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May 9, 2016
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A New Gold: The Transformative Outcomes of Business Events




At IMEX Frankfurt 2016, government officials from New South Wales (NSW), Australia (and the United Arab Emirates) revealed the role of business events for developing an international profile, collaboration, and job creation across key sectors such as healthcare, education, med-tech, age and disability care. 

imex-ayres-draft3 from Fred Productions Ltd. on Vimeo.

An increasing number of representatives from trade and investment attended the IMEX Politicians Forum.

“Business events are about trade and about facilitating connections and collaborations between global cities, bringing great ideas to a central point so that we can start to look at ways we can collaborate and co-operate with other key leaders in their sectors,” said Duncan Challen, executive director - international trade and investment - Department of Premier and Cabinet (NSW Government).

Delegates from over 40 countries were left reflecting on revelations that congresses such as the International Congress on Obesity are stimulating investments in multi-disciplinary research institutions such as the Charles Perkins Centre, which opened in Sydney in 2014 as a direct result of the event being held in the state capital in 2006. The centre, which researches cardiovascular diseases, obesity, and diabetes, now employs over 900 people, many of whom have been attracted to the city as a result of attending healthcare events in Sydney. 

“To government, that's gold”, claimed Business Events Sydney Chief Executive Lyn Lewis-Smith, when she addressed the Forum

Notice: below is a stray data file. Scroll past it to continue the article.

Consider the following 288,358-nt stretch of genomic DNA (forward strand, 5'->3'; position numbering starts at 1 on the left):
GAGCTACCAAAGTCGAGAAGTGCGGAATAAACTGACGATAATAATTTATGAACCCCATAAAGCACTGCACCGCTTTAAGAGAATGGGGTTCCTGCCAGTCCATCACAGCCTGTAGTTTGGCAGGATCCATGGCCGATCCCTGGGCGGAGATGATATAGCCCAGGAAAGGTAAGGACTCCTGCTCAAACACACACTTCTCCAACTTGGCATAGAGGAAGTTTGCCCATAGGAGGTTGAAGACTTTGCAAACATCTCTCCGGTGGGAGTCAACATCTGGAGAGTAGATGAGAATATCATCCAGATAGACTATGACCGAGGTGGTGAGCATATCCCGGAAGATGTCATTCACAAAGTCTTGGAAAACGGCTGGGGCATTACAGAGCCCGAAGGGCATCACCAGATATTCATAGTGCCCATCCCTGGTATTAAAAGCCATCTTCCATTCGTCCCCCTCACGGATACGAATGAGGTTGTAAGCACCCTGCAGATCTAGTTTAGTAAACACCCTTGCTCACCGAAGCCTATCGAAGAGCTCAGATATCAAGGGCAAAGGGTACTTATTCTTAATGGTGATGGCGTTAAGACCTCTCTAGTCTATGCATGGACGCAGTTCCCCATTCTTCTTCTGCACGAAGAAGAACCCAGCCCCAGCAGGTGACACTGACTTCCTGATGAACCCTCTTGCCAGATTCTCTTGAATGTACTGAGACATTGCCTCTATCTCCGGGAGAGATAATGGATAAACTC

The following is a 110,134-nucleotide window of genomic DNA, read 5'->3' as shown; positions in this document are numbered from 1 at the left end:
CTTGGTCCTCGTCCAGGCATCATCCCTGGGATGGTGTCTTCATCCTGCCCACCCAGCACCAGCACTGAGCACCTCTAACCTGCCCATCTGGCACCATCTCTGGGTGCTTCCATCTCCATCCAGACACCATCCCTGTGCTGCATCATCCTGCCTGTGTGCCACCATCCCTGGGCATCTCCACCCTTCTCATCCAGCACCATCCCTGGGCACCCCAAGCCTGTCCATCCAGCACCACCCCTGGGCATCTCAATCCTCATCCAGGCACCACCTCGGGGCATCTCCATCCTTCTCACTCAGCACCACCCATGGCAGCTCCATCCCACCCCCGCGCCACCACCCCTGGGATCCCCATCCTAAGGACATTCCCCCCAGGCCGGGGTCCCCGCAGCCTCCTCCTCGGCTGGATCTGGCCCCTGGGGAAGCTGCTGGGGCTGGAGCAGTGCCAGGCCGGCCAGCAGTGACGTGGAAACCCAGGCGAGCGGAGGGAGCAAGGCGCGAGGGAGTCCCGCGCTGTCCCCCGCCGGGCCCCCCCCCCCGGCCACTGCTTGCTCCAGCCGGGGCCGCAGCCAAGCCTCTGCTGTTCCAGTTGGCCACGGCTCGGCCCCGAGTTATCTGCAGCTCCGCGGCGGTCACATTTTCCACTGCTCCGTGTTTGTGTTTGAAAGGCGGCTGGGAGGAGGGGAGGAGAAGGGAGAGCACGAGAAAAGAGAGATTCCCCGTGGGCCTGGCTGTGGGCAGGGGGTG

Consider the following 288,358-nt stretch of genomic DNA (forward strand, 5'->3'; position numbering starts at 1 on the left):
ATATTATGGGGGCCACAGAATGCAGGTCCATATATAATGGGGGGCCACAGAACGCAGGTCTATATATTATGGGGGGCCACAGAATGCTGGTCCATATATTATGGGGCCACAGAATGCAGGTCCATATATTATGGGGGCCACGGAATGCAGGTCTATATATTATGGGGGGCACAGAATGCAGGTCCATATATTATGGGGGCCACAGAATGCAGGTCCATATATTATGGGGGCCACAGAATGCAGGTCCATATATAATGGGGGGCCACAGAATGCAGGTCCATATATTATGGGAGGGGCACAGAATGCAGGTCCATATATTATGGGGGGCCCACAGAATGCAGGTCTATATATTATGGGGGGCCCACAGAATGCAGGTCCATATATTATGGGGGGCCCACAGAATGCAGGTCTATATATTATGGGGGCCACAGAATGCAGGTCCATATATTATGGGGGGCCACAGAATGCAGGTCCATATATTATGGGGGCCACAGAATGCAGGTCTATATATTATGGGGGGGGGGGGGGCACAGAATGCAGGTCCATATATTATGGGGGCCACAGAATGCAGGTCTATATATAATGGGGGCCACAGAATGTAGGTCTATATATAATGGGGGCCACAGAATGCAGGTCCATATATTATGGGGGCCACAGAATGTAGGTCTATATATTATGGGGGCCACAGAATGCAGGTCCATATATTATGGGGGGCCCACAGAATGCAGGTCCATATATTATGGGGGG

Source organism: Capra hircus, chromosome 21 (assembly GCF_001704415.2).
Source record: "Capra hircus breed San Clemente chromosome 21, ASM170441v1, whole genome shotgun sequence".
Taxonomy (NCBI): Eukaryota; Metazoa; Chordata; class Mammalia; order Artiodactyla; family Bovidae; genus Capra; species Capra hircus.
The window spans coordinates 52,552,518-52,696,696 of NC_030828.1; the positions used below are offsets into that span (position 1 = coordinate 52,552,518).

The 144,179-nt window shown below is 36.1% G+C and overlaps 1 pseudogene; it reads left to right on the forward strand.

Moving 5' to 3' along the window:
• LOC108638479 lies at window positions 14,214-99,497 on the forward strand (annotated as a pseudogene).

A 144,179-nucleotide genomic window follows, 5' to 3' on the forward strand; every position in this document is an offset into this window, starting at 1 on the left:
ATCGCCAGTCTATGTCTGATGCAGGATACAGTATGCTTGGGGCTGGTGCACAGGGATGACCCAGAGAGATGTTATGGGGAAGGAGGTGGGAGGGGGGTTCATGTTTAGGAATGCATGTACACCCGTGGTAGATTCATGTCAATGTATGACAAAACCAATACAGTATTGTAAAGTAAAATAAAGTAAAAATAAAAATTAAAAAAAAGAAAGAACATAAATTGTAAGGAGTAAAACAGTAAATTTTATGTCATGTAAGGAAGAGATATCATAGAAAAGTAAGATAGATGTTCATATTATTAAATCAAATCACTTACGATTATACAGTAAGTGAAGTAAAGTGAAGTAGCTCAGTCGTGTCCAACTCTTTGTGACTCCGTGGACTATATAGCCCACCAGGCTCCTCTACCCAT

Lewis-Smith, who pioneered the deployment of academic research to identify the economic and social legacies of business events beyond tourism was supported in her assessment of the contributions that business events make to economic diversification and social transformation by Dubai Business Events Chief Steen Jakobsen, who also spoke at the Forum

Sydney used IMEX Frankfurt to reveal communications delivered through the prism of its thought leaders, including Professor Mary O'Kane, chief scientist and engineer, New South Wales, who keynoted at the IMEX Politicians Forum last year. And NSW Minister of Trade, Tourism, and Events, Stuart Ayres - this year's keynote - concluded that business events form a critical path to growth, especially within Asia-Pac – the fastest growing region of the world. 

Ayres finished to popular applause by stating that governments should agree to convention bureau targets but then set the organisation free from unnecessary regulation, red tape, or “an onerous view of the world” in the belief that bureaus are best positioned to respond to fast-moving global trends within the sectors that they have built networks and ambassador programs within. His counterparts in Western Australia must have been listening as they announced, just this week, that they are reversing their decision to cut back on convention bureau funding.

Within resource-led economies such as Perth, Western Australia and Dubai, UAE - elected or not - governments are aggressively seeking the outcomes and legacies of business events [beyond tourism] and their contribution to a knowledge and creative society. What makes Sydney shine is that it is enacting a medium- to long-term investment and marketing strategy within a democratic framework – something it could only achieve over multiple administrations because in 2010 the convention bureau created a research-based movement which illustrated the value of business events towards a diversified services economy and which subsequently stimulated the new infrastructure investments which IMR reported upon just last week

Next week: Sydney's Changing Landscape – Robert Coren reports in the first of a 6-part video series as viewers join Business Events Sydney’s International Advisory Board (IAB), including Joint Meetings Industry Council (JMIC)'s Rod Cameron and Professional Convention Managers Association (PCMA)'s Sherrif Karamat, who share their views on the newest experiences that Sydney has to offer, including the new International Convention Centre Sydney (ICC Sydney), insight into the value of strong government and industry collaboration, and the city's rich cultural and entertainment offerings.


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About the Author: James Latham

James Latham


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